Philosophy, not religion, is at the heart of the abortion debate

The ethical issues at stake in abortion debates are not specifically religious.

The political experts of New York Times and other leading media have issued dire warnings of the disappearance of the division between church and state. They argue that abortion stems from the worst form of indiscriminate religious extremism, an irrational insistence that the many be guided by the antiquated and patriarchal beliefs of the few. And following the leak of the Supreme Court’s draft decision in Dobbs v. Jackson Women’s Health, worshipers across the country found “My Body My Choice” spray-painted on the doors of their places of worship. worship. Protesters outside the Supreme Court hold signs that read “Keep your prayer beads out of my ovaries!” But these expressions are cathartic and self-righteous reactions that run counter to understanding and resolution.

It is of course true that a large number of religions, Christian and non-Christian, prohibit the killing of the unborn child, if not at conception, at least soon after. But that alone does not make abortion a religious issue. Many religions also prohibit stealing and lying, but no one blames religious fanaticism for the illegality of fraud. Abortion raises deep and difficult philosophical questions, questions that – no matter what fervent experts would have you believe – have barely been settled.

An important philosophical issue at stake here is the moral status of the developing child. Is the fetus already a person and therefore deserves the same rights and protections as others? If not a person at conception but becomes one later, what is that point and why?

Many philosophers have argued that personality depends on rational ability: that a being cannot be said to owe the rights and protections promised in the Declaration of Independence unless he is capable of rational reasoning. higher level or unless he has, among other things, a sense of self and may desire not to be killed. The personality thus understood legitimizes abortion at any stage, since what is killed has no rights from this point of view. But it also legitimizes the killing of infants and young children, people with severe mental disabilities, and some people with dementia.

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If one rejects this restrictive and ableist understanding of the person, what are the other options? Some philosophers point out that we tend to make assessments of moral worth on ability, but that we tend to make these assessments not on individual ability, but on the characteristic abilities of the species to which the individual belongs in question. We believe it is worse to kill a dolphin than an ant because dolphins as a species have more sophisticated rational abilities than ants. If we understand the person in this way, then all members of our species – the elderly, the mentally challenged, infants and fetuses – are persons.

Other philosophers, rejecting both accounts, have attempted to find common ground. But I don’t know of any serious philosopher who thinks that the de facto position of American law for nearly half a century – that an infant does not become a person until the precise moment it comes out of the womb – is consistent. . The United States has long lacked a rationally coherent approach to the issue of abortion. We should not pretend otherwise.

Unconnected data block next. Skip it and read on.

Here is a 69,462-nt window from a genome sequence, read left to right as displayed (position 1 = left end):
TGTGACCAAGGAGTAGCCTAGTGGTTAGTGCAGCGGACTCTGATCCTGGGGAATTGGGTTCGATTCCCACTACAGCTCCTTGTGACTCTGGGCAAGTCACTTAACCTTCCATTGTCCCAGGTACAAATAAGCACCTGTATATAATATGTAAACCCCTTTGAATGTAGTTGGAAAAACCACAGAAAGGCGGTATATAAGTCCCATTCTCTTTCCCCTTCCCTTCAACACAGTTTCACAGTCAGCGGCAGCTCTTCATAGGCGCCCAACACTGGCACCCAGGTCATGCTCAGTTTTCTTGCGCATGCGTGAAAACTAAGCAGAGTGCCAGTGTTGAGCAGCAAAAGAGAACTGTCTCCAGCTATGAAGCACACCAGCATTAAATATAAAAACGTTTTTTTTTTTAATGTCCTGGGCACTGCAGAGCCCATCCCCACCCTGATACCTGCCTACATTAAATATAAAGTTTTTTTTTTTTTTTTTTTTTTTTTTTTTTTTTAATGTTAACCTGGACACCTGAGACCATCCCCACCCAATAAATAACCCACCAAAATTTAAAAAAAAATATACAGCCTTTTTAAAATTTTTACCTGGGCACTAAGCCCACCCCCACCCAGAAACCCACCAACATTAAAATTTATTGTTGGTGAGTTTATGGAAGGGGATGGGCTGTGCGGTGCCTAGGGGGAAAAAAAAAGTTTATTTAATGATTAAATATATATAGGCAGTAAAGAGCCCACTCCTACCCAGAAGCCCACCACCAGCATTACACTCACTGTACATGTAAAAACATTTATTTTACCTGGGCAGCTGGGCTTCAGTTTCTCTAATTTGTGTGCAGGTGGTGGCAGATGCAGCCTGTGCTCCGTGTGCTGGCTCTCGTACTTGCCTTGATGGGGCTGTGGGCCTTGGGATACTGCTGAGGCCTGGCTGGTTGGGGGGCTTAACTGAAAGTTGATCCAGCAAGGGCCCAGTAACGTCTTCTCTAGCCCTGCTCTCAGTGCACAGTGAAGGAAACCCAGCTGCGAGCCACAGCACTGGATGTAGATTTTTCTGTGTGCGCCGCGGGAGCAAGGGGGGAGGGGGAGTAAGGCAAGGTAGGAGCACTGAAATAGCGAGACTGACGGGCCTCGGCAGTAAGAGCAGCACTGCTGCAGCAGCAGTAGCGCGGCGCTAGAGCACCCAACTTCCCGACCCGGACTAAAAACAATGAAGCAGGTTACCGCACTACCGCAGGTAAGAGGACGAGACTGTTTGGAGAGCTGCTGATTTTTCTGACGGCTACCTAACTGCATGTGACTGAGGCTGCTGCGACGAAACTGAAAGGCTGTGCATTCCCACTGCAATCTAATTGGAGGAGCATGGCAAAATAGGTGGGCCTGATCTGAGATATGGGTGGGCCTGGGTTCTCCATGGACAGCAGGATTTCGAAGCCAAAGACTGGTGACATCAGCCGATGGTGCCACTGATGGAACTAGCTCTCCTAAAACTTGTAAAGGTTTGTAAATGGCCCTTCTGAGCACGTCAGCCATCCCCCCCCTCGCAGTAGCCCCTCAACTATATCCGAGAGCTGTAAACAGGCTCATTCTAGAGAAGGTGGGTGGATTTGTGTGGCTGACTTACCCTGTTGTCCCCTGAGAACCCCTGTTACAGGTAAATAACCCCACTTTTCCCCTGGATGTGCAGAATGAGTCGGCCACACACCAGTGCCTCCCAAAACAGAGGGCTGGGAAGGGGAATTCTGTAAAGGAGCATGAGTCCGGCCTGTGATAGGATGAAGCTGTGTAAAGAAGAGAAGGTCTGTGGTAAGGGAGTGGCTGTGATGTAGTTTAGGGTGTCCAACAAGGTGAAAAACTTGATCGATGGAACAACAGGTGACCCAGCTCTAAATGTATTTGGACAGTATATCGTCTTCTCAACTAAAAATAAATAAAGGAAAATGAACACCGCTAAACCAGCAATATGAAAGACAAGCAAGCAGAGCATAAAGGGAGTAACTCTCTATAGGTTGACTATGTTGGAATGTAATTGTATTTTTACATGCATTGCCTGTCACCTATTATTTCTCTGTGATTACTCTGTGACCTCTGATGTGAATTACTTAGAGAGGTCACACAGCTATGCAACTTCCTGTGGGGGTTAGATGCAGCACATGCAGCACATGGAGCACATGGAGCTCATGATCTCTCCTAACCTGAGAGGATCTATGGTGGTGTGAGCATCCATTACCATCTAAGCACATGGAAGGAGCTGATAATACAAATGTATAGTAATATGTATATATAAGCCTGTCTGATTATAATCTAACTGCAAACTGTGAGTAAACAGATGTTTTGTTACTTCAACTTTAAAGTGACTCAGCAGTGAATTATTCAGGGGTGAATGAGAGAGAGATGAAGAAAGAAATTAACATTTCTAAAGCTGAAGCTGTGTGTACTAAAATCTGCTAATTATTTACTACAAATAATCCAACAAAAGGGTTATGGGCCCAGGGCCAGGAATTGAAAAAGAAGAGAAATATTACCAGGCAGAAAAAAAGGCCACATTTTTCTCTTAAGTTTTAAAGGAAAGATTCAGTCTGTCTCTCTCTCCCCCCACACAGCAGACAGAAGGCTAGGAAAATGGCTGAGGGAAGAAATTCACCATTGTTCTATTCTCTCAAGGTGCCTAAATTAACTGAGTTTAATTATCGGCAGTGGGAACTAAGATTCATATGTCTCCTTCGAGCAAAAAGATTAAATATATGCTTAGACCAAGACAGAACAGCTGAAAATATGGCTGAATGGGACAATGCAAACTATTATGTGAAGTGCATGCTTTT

It is of course possible to recognize the personality of the fetus while defending abortion. Half a century ago, the philosopher Judith Jarvis Thomson, conceding that the fetus becomes a person long before birth, said that the personality of the fetus does not make the mother’s decision to kill it unjust. Killing the fetus is only unfair, Thomson argued, if the mother first agrees to carry it. But again, this is a philosophical question. Do we only owe others what we accept of their duty?

Some philosophers, like Thomson, think so, but very many philosophers disagree. If I live alone in the woods and I wake up one day to find a baby on my doorstep, do I have to take care of it? Or can I just step over it and go on with my day, until it dies of exposure and neglect? To think that I am legally obliged to help him, as many people do (philosophers and non-philosophers alike), is to think that we owe things to others simply because they are people. And if we can owe other people things just because they are people, then Thomson’s argument falls apart. If the fetus becomes a person long before birth – as even Thomson concedes – and if we can owe people things just because they are people, then we can owe the fetus things too, long before birth.

For decades, many people on both sides of the abortion debate have tried to portray the ethical issues surrounding abortion as non-existent or obvious. In doing so, they gave themselves an excuse to treat their opponents with disdain and derision, but they came no closer to a solution. There are hard and difficult philosophical questions at play in abortion debates, questions that go to the heart of who we are as a nation and what we want our nation to be. We should treat these issues with the seriousness they deserve.

Angela Knobel is a professor of philosophy at the University of Dallas. She wrote this column for The Dallas Morning News.

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